Excerpt from Birdmen by Lawrence Goldstone, plus links to reviews, author biography & more

Summary |  Excerpt |  Reviews |  Beyond the Book |  Readalikes |  Genres & Themes |  Author Bio


The Wright Brothers, Glenn Curtiss, and the Battle to Control the Skies

By Lawrence Goldstone

  • Critics' Opinion:

    Readers' Opinion:

     Not Yet Rated
  • Hardcover: May 2014,
    448 pages.

    Publication Information

  • Rate this book

Book Reviewed by:
Poornima Apte

Buy This Book

About this Book

Print Excerpt

Genius Extinguished

At 3:15 a.m. on May 30, 1912, Wilbur Wright died peacefully in his own bed in the family home at 7 Hawthorn Street in Dayton, Ohio, surrounded by his father, Milton; his sister, Katharine; and his three brothers, Lorin, Reuchlin, and Orville. Wilbur had contracted typhoid fever one month earlier from, the speculation went, eating tainted clam broth in a Boston restaurant. At five feet ten and 140 pounds, his body had lacked the strength to fight off an ailment that in the coming decades would be routinely vanquished with antibiotics. He was forty-five years old.

America had lost one of its heroes, one of two men to solve the riddle of human flight, and messages of praise and condolence poured into Dayton from around the world. More than one thousand telegrams arrived within twenty-four hours of Wilbur's death. President William Howard Taft—who at 350 pounds could never himself be a passenger in a Wright Flyer, although his predecessor Theodore Roosevelt had been—issued a statement declaring Wilbur to be the "father of the great new science of aeronautics," who would be remembered on a par with Robert Fulton and Alexander Graham Bell. Aeronautics magazine exclaimed, "Mr. Wright was revered by all who knew him, he was honored by an entire world, it was a privilege, never to be forgotten, to talk with him.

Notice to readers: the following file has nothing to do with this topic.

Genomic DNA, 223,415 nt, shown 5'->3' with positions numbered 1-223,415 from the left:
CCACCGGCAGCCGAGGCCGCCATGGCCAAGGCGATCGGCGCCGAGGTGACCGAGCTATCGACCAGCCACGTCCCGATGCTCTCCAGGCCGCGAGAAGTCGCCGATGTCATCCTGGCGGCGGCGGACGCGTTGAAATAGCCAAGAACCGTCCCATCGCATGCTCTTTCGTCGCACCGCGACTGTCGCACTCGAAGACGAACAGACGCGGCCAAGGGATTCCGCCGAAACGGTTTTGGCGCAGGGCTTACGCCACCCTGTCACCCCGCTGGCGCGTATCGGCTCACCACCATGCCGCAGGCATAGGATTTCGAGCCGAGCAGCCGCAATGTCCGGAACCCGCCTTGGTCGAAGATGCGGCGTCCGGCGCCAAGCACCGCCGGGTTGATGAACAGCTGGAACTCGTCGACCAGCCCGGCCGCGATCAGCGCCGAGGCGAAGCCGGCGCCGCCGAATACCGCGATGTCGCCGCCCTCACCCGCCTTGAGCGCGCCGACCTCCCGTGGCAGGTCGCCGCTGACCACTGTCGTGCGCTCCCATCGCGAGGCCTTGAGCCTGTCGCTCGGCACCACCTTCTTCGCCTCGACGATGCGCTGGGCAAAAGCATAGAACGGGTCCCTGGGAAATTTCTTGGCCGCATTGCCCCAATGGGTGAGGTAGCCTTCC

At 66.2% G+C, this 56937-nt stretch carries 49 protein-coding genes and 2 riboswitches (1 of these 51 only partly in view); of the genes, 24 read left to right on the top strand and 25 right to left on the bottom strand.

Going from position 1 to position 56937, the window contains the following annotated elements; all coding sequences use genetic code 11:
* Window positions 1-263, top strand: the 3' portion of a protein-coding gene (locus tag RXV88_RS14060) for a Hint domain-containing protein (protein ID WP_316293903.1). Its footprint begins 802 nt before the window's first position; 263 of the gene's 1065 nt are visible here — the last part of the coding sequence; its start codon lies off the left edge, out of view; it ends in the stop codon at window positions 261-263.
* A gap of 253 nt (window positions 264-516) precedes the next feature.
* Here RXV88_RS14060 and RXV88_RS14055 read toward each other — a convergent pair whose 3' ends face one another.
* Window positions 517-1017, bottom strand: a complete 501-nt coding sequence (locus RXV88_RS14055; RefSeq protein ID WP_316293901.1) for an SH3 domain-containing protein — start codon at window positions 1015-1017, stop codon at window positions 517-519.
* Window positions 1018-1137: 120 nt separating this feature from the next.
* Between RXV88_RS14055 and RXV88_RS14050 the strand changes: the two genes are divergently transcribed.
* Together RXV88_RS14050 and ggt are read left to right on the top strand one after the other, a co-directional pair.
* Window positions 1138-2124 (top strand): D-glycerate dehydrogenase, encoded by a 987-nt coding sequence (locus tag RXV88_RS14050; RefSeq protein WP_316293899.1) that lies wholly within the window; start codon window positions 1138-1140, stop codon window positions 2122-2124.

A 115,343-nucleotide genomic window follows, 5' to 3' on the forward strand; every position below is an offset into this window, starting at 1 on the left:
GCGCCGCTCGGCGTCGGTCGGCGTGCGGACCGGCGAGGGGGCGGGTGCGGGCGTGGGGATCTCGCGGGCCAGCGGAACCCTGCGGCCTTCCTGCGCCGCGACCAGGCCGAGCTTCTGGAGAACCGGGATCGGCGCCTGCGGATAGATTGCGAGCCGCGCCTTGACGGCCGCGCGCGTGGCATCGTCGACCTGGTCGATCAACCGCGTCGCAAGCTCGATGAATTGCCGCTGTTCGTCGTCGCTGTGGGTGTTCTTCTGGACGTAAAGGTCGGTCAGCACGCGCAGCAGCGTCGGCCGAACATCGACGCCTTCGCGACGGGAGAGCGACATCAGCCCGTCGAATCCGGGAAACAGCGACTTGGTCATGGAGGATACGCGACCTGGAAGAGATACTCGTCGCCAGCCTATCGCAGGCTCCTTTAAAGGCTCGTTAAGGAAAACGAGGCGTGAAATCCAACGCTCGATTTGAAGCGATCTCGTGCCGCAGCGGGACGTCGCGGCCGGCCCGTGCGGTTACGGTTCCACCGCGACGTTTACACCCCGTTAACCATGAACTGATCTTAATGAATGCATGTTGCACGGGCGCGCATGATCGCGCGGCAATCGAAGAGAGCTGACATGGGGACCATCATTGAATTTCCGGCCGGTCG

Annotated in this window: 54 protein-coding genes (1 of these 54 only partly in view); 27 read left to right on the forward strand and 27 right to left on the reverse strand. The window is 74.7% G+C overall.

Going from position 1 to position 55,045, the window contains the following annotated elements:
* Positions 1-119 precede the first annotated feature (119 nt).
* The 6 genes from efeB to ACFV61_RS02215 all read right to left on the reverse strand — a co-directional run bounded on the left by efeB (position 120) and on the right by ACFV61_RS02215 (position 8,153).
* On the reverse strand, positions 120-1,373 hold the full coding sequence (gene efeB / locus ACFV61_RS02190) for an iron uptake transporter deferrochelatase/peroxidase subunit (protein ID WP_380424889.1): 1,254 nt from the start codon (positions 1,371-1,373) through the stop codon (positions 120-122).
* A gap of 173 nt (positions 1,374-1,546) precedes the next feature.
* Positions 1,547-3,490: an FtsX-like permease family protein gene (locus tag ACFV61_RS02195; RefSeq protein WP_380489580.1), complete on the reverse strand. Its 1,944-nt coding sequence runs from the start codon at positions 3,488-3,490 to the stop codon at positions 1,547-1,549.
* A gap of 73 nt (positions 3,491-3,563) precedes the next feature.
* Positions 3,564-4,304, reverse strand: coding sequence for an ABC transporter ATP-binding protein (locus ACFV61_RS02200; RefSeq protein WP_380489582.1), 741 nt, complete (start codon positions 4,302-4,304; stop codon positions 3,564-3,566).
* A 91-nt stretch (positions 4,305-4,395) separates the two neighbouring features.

Across the nation, newspapers and magazines decried the sad stroke of luck that had robbed the nation of one of its great men. At 7 Hawthorn Street, however, members of the Wright family did not believe Wilbur's death to have been a result of bad luck at all. To them, Wilbur had been as good as murdered, hounded to his grave by a competitor so dishonest, so unscrupulous, so lacking in human feeling as to remain a family scourge as long as any of them remained alive.

Glenn Curtiss.

The bitter, decade-long Wright–Curtiss feud pitted against each other two of the nation's most brilliant innovators and shaped the course of American aviation. The ferocity with which Wilbur Wright attacked and Glenn Curtiss countered first launched America into preeminence in the skies and then doomed it to mediocrity. It would take the most destructive conflict in human history to undo the damage.

The combatants were well matched. As is often the case with those who despise each other, Curtiss and Wilbur were sufficiently alike to have been brothers themselves. Both were obsessive and serious, and one is hard-pressed to find a photograph of either, even as a child, in which he does not appear dour. Wilbur Wright was the son of a minister, Curtiss the grandson of one. Wilbur was the grandson of a carriage maker, Curtiss the son of a harness maker. Each came to aviation via the same route—racing, repairing, and building bicycles—and each displayed the amalgam of analytic instincts and dogged perseverance that a successful inventor requires. Most significant, neither of these men would ever take even one small step backward in a confrontation.